Just because you can. Please, do not mark something for an author to change just to prove your superior knowledge of seldom-used symbols.
You think I’m kidding? Good, because you wouldn’t do something like this, would you? In the throes of final review to meet a draft document deadline, please don’t waste the author’s time—the author who is already stressed and has worked many overtime hours to meet the deadline—by demanding revisions that no one but you will notice. Resist the urge to point out every tiny flaw that presents itself.
Because it’s just not important.
If you recall the work-related scenario that I described in my last post (Eye for Editing: Caught Between Two Edits), this scenario takes editing comments to a new extreme. In a situation last week, among many other things the team lead mentioned during two days of group review sessions, she pointed out that I had used quotation marks instead of inch symbols when I brought content into the master document. I was expected to change them on the spot while she and my colleague watched. Excuse me? How is this minutia the least bit relevant at this point? It’s as if someone was trying to prove something.
I get that when you’re reading through content you haven’t read as a whole before and it’s about to go out the door with your name (the lead’s) on it, the tendency might be to fix everything you find, because you’re afraid you’ll forget it later; the fact that the change in this example is particularly “forgettable” notwithstanding. But really? This request and other similar ones seemed entirely unreasonable and only added to my stress and frustration. Perhaps the editor/lead was so caught up in her own stress of meeting this important deadline that she lost sight of the best way for the team to accomplish it.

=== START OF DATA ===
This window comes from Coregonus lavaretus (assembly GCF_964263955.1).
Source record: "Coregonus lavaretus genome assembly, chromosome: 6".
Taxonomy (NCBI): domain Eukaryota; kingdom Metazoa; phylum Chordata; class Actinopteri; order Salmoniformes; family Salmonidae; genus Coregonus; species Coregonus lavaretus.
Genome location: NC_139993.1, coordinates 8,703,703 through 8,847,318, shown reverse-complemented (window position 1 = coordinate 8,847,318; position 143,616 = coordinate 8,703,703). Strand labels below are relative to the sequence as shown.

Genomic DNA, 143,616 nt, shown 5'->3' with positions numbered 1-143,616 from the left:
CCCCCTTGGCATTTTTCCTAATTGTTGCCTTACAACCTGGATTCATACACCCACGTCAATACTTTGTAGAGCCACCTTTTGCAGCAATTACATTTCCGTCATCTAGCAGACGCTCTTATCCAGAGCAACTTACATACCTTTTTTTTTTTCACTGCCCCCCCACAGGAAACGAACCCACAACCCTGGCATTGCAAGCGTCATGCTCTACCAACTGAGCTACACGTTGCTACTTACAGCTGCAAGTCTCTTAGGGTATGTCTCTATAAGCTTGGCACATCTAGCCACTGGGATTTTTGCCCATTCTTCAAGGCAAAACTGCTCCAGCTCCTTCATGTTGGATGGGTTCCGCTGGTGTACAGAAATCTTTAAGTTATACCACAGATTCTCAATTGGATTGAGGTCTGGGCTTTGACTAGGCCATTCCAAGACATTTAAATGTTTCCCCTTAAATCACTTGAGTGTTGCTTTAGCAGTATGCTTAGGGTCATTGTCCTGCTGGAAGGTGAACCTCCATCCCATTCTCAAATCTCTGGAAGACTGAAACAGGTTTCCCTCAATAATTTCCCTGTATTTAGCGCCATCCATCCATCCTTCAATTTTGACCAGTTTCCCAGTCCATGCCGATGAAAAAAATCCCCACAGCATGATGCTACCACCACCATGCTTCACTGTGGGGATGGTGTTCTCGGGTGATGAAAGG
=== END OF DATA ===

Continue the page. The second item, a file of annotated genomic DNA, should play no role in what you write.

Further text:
I am the first to admit that I struggle with “levels of edit” and knowing where to draw the line between them. Oh, I do have detailed descriptions to distinguish the different levels of edit that I offer to my freelance clients. But in practice, it’s so hard to confine my comments, within my own definition of a copyedit, for example.
Because hey! I have so many insights I can impart to you free of charge, if only you will indulge me! I am guilty of being overly generous with my editing expertise, even when to do so may cause the client or author more work or stress to determine which of my suggestions they actually need to implement to meet their original purpose for my edit.
Whether you edit for freelance clients or for authors within your corporate structure, I suggest that you find a way to allocate your comments into the levels of edit that you’ve defined and deliver only those that align to the immediate requirement. It can be difficult to do. But I believe editors have a responsibility to manage their own enthusiasm for editing.
If you—and the project—can afford the time, mark the heck out of the thing. But then take the time to do triage of your own comments before you deliver them. Providing a brain dump of comments indicates a lack of sensitivity to time management. For future reference, please do record everything you notice, but be sure to categorize them for the current or a later implementation cycle. This kind of restraint is the hallmark of a senior editor, who knows how to wait, who has no need to show superiority in minutia, who knows how to be a team player in the last inning.
When it comes to providing edit comments, especially in critical path mode, manage your enthusiasm and your ego. Document your genuinely superior knowledge for use at a more appropriate time. But exercise restraint in the moment.